Do You Recognize These 5 Signs of Caregivers Burnout?
Being a caregiver whether to an aging parent, sick spouse or child with special needs is one of the hardest jobs out there. You are rarely off duty. You know the pressures and pain of suffering first-hand. And you are likely in it for the long haul.
In 2010 our daughter Mathilda developed narcolepsy and cataplexy. The first few years are in some ways a blur of exhaustion and panic. Not a good combination. Then came the grieving process. Since that time, the Professor and I have come to terms with our new life and for the most part that has been positive, but there have been weeks when I have had to take a hard and close-up look at whether or not I am as healthy as I could be.
Pretty early on we realized that our health was paramount. As the Professor has said to me on numerous occasions, “if you go down, we all sink with you.” His comment is part compliment, part wake-up call. So here’s what I’ve learnt along the way as a caregiver.
Do you recognize any of these signs of caregiver burnout in yourself?
1. You can’t face the effort of socializing and going out: even an extrovert will struggle with socializing if feeling blue. It’s a horrible result of needing to withdraw and protect oneself. My parents used to call me “10-things-a-day-Claire”. It’s true that once I had a huge capacity for getting things done and being with people. I thrived on connection, contribution and collaboration.
Now? Not so much. I think I have slipped along the scale towards introversion as a result of being so tired and the need to re-focus my energy. I am not unhappy about that. It is just a reality that I have accepted and adjusted too. However, it might be a red flag to people who sense social withdrawal when it is atypical. It might be a sign that you are bordering on burnout.
Answer? Invest in a handful of friends you love you and accept where you are at. Choose to do things that are important and life-giving for your family. Rationalize the stuff that doesn’t matter or you can’t cope with. Have something to look forward to like a break where you are not on duty. I find a weekend away somewhat unrealistic but date night with a special meal, a few candles and my favorite people work a treat. It’s a small thing but it goes a long way to staying connected.
2. Your are prone to depression: depression and anxiety can creep up on caregivers like the proverbial thief in the night. But there are some widely recognizable signs and symptoms that are helpful to be aware of before you need to see your doctor.
- Loss of interest in hobbies.
- Poor sleeping habits/abuse of sleeping pills.
- Substance abuse.
- Reduced desire to exercise.
- Unhealthy eating habits/skipping meals.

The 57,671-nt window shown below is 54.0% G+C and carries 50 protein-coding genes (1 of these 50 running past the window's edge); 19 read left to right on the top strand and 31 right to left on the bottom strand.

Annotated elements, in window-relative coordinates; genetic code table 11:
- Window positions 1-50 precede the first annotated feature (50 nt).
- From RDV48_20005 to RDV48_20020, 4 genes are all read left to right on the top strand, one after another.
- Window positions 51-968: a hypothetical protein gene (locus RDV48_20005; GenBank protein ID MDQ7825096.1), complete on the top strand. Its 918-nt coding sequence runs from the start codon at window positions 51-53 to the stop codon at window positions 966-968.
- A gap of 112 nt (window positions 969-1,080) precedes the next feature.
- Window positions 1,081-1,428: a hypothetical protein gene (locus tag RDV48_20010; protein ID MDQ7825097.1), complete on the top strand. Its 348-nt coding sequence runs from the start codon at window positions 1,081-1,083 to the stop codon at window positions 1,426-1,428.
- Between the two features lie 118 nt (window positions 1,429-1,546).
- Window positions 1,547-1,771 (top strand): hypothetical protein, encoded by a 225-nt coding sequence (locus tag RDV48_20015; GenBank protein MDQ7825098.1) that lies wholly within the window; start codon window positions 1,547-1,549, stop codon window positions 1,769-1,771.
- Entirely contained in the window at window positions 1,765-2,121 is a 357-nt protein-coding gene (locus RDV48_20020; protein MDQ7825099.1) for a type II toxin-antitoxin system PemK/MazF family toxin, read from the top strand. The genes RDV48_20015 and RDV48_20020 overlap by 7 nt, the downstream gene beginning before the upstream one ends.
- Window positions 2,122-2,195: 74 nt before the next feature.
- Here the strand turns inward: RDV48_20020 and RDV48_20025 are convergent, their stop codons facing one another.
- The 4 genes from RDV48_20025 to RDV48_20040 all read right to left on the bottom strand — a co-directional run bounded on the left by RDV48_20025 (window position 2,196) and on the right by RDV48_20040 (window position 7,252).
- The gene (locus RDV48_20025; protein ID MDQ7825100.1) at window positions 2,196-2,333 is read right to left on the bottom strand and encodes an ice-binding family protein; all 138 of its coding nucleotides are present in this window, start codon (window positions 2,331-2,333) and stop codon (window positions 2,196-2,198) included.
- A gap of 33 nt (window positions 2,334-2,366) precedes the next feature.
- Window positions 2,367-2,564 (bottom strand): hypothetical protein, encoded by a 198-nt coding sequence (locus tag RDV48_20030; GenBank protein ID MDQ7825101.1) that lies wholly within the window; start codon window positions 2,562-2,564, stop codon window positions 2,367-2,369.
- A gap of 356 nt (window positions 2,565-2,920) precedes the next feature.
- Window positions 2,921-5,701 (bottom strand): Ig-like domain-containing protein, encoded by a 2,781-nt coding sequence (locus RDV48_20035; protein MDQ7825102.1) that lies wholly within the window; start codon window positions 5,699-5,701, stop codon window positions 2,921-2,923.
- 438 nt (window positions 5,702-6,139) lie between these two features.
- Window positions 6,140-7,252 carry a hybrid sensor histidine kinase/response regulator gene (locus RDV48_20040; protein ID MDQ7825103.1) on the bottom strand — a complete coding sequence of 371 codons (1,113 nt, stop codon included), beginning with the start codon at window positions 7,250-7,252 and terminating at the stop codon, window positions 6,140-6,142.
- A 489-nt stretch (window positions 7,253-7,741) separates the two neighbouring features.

- Loss of focus and concentration.
- Difficulty making decisions.
Answer? Keep your health checks with the doctor. Think hard and realistically about what you need to change and if you can’t do it alone, find a support group. For caregivers who find it hard to get out and make time for themselves, the internet is a huge resource for changing habits. There are apps for almost everything–exercise, improving sleep hygiene and eliminating unhealthy habits like alcohol abuse. I am no athlete but I found an app on my phone called “running” which lets me amble along, breaking onto a 2 minute jog now and then and 35 minutes later I am back home. It’s hardly triathlon training but it works well for me. I need to the app to keep me motivated on days when I would rather stay in.
3. You get every bug that comes your way: caregivers are typically immuno-suppressed which means you are more susceptible to catching bugs. It is a sign of not being as healthy as you should be due to the chronic high levels of stress. For those who are perpetually exhausted the health risks can be even greater. I am thinking of diabetes, strokes, heart disease and such like. The list is long and frightening.
Answer? Have you tried multi-vitamins and essential oils ? Clary-calm is great for stress and lavender and marjoram for sleep. I am sure there’s more but I am just beginning to learn about the benefits of essential oils and so far I love them. Week day evenings I try and have a long wind down period as I know if I rush bedtime, I won’t sleep so well. Sleep in our house is elusive so I need to do what I can to make sure that the time I have to sleep is good quality.
4. The slightest inconvenience tips you over the edge: as soon I hear the dishwasher rattle, or see the bathroom sink blocking up I am close to tears. Why? It’s not because care that much about utilities but because I don’t have the time, energy or resources to get them fixed. Anything on top of the daily responsibilities of caring for a loved one can be overwhelming. Sound familiar?
Answer? Try not to sweat the small stuff, but do priorities the important stuff. I mention the sink because one of them is actually broken and has been for several weeks. But we have more than one basin in the house so it’s hardly the end of the world.
5. You harbor an irrational fear of the future: It might be irrational but it might not. You’ve already been through the ringer and your head tells you that it could happen again. When you hear sirens, you think of your teenager who is out with friends. When the phone rings you expect terrible news.
Answer? I am not sure I have one. Harboring an irrational fear of the future still applies to me, although in real terms the phone mostly rings because of changes to car-pool or it’s a sales call telling me that I have just won a condo in Cabo!
I love hearing from friends who might have other useful sources of information. We can learn so much from each other. Why not drop me a line?
With grateful thanks to the Professor who is the first to recognize when I am sinking and the first to help.